Please tell us why you are running for City Council.
Asheville has a lot of work to catch up on – infrastructure and traffic, housing and wages, to name a few – but it’s clear we don’t have infinite resources or authority as a small, budget-constrained local government. I ran for this seat two years ago as a hard-working pragmatist, someone who knows how to see ideas through the process, a progressive, yes, but willing to be strategic about it. Since then I’ve only seen more need for that kind of leadership. I’m a financial planner. I’ve worked as a neighborhood advocate lobbying city government for changes and as a city commission member working items through the budget, notably the transportation items in the recent municipal bonds. I think the city is looking for leaders that set ambitious goals and have the knowledge and experience to carry them out. That’s why I’m running.
Why do cities struggle to attract and create jobs? And what could Asheville do differently? Here's one of our periodic deep dives into how local governments pay to attract business from out of area (and why that's, often as not, a losing proposition.) Rich lays out 8 principles for driving sustainable, local, career-focused job growth in the area.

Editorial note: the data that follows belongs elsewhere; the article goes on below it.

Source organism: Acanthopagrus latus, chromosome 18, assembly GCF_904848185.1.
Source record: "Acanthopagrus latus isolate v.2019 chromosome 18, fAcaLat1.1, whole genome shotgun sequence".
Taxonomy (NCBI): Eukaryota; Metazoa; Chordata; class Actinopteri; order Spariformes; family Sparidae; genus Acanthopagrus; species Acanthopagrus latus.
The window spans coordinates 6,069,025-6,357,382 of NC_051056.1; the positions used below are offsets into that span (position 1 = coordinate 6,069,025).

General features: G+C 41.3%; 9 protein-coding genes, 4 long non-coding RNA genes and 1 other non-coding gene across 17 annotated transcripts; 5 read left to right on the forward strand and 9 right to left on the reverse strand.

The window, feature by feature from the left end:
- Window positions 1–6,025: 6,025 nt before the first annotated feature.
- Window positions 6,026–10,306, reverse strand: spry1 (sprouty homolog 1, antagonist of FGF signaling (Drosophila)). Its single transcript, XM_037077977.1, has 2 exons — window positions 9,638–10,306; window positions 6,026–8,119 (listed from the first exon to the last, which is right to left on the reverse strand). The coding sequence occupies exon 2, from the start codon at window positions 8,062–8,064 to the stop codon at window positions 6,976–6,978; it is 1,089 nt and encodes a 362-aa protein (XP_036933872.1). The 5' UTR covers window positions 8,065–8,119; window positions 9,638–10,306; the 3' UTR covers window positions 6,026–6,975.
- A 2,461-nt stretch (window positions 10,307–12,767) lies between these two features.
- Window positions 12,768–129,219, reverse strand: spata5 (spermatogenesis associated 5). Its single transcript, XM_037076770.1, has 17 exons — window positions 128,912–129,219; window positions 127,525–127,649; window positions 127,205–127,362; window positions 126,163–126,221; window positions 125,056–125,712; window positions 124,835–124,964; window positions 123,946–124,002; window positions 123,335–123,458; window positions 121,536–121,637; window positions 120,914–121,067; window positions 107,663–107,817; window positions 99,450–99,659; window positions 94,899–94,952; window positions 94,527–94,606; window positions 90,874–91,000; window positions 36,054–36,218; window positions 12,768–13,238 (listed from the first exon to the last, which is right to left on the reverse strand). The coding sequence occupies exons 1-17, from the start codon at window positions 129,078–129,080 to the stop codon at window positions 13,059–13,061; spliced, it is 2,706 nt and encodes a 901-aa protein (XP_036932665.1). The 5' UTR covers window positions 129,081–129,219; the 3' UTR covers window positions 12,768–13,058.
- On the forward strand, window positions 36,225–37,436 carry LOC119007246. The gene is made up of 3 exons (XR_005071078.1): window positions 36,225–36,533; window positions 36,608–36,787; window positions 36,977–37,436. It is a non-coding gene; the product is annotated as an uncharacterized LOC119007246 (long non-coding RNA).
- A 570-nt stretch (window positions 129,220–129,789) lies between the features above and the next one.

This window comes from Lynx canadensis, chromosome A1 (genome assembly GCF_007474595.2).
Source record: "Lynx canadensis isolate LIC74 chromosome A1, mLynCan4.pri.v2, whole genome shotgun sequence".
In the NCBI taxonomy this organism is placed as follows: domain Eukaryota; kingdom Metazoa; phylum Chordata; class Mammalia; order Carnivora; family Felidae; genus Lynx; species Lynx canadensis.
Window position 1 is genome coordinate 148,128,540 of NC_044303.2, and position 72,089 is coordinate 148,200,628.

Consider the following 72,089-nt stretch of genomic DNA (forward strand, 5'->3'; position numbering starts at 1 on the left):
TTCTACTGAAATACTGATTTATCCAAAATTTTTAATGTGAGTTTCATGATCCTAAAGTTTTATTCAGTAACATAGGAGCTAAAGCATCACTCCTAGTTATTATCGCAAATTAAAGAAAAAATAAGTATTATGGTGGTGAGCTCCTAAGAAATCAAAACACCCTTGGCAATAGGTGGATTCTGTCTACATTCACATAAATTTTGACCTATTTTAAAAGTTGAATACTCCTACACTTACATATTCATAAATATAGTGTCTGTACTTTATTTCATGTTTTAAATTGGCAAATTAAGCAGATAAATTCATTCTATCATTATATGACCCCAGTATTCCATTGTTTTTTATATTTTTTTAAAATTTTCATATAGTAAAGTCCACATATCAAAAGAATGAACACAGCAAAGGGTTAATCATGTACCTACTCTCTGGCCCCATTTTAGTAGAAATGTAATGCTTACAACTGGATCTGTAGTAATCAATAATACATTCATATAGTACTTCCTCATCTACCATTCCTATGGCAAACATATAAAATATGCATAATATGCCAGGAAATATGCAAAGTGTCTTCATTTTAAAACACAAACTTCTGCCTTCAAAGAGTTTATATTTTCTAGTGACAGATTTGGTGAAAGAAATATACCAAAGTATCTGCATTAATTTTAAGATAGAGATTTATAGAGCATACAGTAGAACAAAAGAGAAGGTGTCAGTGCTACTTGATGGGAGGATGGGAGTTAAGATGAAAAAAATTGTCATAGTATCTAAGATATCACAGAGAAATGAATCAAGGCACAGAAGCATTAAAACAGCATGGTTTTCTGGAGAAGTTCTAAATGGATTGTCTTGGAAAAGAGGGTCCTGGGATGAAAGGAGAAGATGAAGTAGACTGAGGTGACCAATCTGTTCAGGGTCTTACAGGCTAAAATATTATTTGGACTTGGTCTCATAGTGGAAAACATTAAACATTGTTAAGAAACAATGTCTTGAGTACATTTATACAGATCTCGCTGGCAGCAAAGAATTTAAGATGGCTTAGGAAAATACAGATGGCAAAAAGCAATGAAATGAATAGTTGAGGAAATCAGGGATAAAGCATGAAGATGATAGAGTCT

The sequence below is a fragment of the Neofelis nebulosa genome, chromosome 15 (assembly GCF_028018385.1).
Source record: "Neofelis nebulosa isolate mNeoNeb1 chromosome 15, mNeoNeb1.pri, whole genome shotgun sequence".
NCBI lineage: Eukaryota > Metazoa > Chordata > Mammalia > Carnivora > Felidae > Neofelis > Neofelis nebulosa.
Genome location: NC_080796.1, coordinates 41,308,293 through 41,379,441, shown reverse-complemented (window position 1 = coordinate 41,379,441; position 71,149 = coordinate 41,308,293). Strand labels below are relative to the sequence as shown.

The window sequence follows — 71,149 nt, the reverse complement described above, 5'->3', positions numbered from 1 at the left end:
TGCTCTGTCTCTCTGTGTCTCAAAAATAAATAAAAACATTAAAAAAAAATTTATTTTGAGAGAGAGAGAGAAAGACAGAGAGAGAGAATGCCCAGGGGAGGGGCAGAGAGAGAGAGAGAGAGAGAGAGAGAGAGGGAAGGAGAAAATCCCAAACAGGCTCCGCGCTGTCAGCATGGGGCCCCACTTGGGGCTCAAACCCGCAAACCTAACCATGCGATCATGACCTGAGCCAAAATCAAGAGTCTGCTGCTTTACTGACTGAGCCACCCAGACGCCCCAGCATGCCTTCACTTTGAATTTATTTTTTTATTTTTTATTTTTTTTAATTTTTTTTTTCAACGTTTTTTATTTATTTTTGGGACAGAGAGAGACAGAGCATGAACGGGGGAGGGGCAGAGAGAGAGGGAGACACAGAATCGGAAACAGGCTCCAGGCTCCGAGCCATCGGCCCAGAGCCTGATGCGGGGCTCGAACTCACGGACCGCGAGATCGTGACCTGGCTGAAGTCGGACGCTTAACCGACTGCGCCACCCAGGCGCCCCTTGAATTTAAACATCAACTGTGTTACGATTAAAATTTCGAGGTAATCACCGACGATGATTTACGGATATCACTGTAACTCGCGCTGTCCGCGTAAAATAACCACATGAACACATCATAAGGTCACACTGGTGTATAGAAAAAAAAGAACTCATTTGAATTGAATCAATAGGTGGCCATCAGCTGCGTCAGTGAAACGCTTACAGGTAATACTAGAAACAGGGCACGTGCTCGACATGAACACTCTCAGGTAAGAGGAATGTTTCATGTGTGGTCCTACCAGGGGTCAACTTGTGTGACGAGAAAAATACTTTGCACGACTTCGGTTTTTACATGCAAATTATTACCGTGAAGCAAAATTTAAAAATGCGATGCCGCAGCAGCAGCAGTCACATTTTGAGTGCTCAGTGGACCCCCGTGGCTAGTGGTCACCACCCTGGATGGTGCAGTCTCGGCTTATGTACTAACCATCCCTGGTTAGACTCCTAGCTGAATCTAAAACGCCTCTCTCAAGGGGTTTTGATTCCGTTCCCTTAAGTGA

Rank these city priorities 1-5:
1.) Bringing in high-paying jobs, 2.) Affordable Housing, 3.) Improved Transportation, 4.) Public Safety, 5.) Creating more parks, bike lanes, and greenways
Briefly explain your reasons for your first priority choice in the previous question.
As much as we need to tackle the affordability crisis by growing the supply of affordable housing, it's more important to get Asheville workers better access to middle- and high-income, career-track jobs, so more can afford housing at the prices we have. We are not going to close the affordability gap only by controlling rents, but by boosting incomes at the other end, as well. That's a typically underutilized, reactive city function: city governments wait for a business (or outside EDC) to approach them with a proposal, usually one calculated to benefit the relocating business more than the government or local workforce. Ideally, I think, we would see the city proactively working to grow high-potential, career-track businesses that are native to the area, with an eye to growth we could achieve with less (in incentive terms) and sustain over the long term.
New video! "Asheville Issues: Traffic + Housing"
40,000 workers commute into Asheville every day, adding to our traffic problems. Affordable housing close to work is one of the ways we can ease the strain on our infrastructure. Learn more on our affordability policy page.
*For Immediate Release*
Rich Lee Files for 2017 Council Election
Asheville, NC (July 17, 2017)
Pledging to keep working for the community’s interests “one pothole, one inequity, one problem at a time,” candidate Rich Lee officially filed for election on Monday, saying in an online video, “It’s not about politics, partisanship or personal ambition… It’s about pulling together and working things out.”